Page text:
Backed by research that suggests patients receive better care when treated by clinicians more like them, medical schools in the U.S. are pushing for better education on LGBTQ health issues and to recruit more LGBTQ students.
Advocates say that when doctors presume patients are heterosexual, those who identify otherwise may be less likely to seek medical care, leading to higher rates of depression, alcohol and drug use, suicidal behavior, and inadequate health screenings. To help avoid this, experts recommend implementing a mandatory LGBTQ curriculum and increasing LGBTQ enrollment in medical schools.
"LGBTQ physicians deserve an equal standing in the medical community and LGBTQ patients deserve the same quality of care awarded to anyone else ," said Aliya Feroe, a third-year medical student at Harvard Medical School.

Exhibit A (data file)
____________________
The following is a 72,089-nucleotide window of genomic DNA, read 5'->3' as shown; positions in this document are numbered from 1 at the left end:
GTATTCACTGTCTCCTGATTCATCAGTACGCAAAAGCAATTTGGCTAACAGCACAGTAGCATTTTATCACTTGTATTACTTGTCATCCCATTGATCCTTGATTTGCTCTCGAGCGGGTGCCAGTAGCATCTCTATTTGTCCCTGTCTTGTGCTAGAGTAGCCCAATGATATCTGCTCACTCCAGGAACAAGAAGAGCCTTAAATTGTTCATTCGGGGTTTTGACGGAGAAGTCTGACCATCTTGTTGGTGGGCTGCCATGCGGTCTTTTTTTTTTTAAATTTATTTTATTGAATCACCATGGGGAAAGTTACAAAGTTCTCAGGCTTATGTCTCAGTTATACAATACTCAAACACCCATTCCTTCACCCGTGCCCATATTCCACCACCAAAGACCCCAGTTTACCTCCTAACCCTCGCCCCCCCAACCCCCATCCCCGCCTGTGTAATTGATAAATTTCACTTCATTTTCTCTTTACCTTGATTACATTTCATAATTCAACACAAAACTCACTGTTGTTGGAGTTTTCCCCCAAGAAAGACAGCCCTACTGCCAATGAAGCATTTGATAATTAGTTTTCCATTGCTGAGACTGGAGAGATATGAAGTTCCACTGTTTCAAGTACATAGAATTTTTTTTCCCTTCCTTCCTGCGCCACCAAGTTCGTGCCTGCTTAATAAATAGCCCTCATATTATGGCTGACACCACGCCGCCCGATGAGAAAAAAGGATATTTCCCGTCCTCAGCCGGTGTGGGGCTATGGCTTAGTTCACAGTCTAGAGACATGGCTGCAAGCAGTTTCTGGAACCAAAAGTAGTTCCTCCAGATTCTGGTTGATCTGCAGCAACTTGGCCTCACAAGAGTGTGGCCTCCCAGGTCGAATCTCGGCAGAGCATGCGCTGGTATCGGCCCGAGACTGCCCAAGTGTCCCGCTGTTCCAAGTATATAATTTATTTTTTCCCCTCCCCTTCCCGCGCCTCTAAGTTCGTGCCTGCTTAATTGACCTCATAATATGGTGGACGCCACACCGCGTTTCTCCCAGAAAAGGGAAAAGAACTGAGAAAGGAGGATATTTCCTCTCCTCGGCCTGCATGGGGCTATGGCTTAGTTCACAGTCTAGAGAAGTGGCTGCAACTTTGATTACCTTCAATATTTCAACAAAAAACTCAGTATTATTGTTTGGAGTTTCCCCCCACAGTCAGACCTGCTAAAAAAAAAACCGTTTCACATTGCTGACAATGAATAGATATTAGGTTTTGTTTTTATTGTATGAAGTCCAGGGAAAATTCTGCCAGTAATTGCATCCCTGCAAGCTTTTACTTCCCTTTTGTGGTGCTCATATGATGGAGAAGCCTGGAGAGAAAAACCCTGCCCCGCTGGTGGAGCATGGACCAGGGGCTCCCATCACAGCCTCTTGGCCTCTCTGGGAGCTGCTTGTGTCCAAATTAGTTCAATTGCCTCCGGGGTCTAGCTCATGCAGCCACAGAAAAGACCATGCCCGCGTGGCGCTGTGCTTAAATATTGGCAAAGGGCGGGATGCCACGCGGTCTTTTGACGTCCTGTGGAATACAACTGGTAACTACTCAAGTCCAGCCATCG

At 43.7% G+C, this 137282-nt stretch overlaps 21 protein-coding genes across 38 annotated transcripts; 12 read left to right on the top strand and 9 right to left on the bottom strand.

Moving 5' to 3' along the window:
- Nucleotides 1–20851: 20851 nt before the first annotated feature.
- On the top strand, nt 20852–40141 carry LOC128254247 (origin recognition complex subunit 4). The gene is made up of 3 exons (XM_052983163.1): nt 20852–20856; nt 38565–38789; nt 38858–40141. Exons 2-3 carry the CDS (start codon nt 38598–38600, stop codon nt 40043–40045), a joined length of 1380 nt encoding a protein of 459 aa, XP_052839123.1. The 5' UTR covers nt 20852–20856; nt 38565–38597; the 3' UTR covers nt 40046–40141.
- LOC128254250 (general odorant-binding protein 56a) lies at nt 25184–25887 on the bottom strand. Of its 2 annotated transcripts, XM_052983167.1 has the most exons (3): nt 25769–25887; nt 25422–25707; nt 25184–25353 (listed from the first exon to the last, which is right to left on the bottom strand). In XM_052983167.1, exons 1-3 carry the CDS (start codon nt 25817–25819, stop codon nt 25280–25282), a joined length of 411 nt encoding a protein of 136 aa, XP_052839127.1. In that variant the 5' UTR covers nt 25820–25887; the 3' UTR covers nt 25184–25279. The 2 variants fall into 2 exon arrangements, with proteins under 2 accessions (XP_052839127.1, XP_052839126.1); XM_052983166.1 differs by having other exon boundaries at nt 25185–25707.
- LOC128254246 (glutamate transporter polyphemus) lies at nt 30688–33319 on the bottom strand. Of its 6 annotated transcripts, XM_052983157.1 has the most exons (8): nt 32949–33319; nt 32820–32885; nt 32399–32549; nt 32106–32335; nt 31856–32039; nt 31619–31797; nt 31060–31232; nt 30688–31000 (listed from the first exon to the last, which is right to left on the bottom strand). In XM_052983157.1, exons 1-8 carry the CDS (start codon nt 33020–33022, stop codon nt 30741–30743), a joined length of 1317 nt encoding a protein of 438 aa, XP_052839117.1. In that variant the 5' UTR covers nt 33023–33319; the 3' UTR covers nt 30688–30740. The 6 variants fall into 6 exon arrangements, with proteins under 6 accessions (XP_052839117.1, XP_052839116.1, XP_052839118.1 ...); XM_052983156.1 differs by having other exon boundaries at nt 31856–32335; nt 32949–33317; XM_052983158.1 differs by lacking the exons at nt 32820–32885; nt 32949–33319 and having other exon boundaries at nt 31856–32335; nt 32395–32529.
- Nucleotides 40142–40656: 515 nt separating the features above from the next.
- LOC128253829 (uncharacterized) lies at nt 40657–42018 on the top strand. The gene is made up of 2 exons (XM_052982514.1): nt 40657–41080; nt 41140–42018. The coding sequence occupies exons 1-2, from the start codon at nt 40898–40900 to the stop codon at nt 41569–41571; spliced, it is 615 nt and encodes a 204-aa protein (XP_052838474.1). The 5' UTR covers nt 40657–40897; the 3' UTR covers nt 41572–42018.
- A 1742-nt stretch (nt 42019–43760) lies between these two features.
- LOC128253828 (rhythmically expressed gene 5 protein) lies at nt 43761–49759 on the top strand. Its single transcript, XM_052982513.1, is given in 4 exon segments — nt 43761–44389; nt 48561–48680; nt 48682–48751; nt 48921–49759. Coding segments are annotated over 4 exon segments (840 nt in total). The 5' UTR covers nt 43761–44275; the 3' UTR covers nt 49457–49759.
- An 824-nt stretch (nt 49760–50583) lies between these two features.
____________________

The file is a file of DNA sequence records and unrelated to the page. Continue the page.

Since 2018, the American Medical Association (AMA) added sexual orientation and gender identity as options for members to include on demographic profiles. So far, 15,000 students and doctors have chosen to include this information, and about 4% identify as LGBTQ. Gallup estimates that this is similar to the overall U.S. population, although that number may be artificially lowered by those who have not come out. The Association of American Medical Colleges also began allowing applicants to specify gender identity and preferred pronouns in 2018.
Harvard Medical School's application includes an option to identify as lesbian, gay, bisexual, transgender, or queer. Applicants are not required to respond, but the option "sends a message that you're wanted," said Jessica Halem, the school's LGBTQ outreach director. In fall 2019, the school's entering class of medical students was 15 % LGBTQ, which can be attributed to this recent push.